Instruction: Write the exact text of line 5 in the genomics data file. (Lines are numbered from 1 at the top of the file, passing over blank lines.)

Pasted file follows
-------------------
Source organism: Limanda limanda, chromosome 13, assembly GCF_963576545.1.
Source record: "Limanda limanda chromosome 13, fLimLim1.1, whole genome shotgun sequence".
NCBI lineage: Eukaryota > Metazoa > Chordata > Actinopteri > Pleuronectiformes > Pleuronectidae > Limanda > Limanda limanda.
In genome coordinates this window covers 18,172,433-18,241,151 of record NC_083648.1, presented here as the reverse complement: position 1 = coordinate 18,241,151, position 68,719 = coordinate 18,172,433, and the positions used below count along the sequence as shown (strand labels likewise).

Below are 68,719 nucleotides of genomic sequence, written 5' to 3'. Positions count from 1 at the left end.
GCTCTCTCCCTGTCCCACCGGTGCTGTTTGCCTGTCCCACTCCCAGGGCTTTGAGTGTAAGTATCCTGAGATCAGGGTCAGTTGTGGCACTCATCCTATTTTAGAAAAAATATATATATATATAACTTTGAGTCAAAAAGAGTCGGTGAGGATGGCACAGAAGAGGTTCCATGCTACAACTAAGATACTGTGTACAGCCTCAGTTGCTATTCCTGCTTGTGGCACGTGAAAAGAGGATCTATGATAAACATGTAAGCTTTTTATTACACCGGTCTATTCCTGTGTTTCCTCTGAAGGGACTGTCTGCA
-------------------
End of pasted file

Below are 68,719 nucleotides of genomic sequence, written 5' to 3'. Positions count from 1 at the left end.